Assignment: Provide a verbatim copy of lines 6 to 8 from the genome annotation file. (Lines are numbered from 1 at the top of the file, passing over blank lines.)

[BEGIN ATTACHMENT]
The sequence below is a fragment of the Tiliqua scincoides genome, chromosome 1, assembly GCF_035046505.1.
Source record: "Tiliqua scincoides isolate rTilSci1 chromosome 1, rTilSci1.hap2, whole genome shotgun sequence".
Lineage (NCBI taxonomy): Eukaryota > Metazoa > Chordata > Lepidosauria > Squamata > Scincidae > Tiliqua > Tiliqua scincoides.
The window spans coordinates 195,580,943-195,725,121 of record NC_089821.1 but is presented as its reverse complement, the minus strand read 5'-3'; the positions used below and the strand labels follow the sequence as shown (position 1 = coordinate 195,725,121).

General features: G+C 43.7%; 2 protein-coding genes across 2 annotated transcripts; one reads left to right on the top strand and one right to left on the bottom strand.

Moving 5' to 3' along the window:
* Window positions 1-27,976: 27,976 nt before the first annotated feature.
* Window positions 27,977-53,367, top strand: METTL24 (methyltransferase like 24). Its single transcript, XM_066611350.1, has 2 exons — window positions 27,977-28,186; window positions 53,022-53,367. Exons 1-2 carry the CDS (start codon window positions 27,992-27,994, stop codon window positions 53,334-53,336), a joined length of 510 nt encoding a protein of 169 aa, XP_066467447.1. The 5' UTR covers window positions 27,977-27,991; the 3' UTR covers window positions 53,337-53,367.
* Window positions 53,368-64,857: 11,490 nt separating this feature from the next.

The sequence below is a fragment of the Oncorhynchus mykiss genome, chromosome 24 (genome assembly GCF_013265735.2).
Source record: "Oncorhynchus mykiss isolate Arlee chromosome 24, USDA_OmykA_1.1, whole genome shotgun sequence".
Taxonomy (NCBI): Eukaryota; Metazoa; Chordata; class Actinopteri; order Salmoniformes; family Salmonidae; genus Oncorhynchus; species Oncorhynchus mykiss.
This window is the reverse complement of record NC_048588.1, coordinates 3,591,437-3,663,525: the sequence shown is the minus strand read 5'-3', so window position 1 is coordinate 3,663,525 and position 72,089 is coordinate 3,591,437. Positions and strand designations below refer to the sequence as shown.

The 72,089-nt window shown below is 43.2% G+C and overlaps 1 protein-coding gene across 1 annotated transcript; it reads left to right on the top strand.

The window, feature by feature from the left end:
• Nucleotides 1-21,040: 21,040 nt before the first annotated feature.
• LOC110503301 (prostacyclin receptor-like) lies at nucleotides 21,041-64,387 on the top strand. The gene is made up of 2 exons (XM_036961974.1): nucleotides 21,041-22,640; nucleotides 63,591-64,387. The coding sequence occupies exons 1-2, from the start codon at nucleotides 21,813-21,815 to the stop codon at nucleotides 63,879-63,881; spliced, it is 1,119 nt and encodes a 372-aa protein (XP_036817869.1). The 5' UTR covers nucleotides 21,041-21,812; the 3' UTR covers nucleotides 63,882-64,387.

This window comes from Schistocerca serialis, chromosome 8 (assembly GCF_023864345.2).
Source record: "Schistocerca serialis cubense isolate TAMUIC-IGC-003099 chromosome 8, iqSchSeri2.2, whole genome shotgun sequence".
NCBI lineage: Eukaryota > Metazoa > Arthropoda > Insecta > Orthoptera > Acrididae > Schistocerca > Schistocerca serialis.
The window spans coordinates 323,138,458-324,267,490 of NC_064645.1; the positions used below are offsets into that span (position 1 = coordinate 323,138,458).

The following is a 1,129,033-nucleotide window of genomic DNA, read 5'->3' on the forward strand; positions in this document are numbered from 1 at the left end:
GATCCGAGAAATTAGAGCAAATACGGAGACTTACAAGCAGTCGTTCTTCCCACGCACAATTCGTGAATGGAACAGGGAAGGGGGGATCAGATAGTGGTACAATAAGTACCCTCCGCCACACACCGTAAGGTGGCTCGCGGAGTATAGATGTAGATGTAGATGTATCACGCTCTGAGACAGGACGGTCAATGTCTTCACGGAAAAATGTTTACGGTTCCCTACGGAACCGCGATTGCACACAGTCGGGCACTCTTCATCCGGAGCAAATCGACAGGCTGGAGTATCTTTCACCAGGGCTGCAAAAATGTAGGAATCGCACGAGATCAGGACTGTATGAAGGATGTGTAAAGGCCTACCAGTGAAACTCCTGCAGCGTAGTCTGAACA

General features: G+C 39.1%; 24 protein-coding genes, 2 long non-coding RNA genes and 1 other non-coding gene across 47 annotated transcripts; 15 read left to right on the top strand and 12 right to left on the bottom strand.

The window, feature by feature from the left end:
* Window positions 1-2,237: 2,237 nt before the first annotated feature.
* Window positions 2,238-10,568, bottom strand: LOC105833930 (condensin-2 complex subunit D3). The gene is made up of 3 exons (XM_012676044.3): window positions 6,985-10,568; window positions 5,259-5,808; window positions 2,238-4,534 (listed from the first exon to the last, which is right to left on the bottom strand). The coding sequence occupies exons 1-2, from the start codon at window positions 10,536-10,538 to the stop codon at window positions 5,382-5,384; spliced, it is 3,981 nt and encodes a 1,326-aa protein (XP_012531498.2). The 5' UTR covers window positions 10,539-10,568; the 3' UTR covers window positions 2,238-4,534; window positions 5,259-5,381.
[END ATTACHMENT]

Moving 5' to 3' along the window:
* Window positions 1-27,976: 27,976 nt before the first annotated feature.
* Window positions 27,977-53,367, top strand: METTL24 (methyltransferase like 24). Its single transcript, XM_066611350.1, has 2 exons — window positions 27,977-28,186; window positions 53,022-53,367. Exons 1-2 carry the CDS (start codon window positions 27,992-27,994, stop codon window positions 53,334-53,336), a joined length of 510 nt encoding a protein of 169 aa, XP_066467447.1. The 5' UTR covers window positions 27,977-27,991; the 3' UTR covers window positions 53,337-53,367.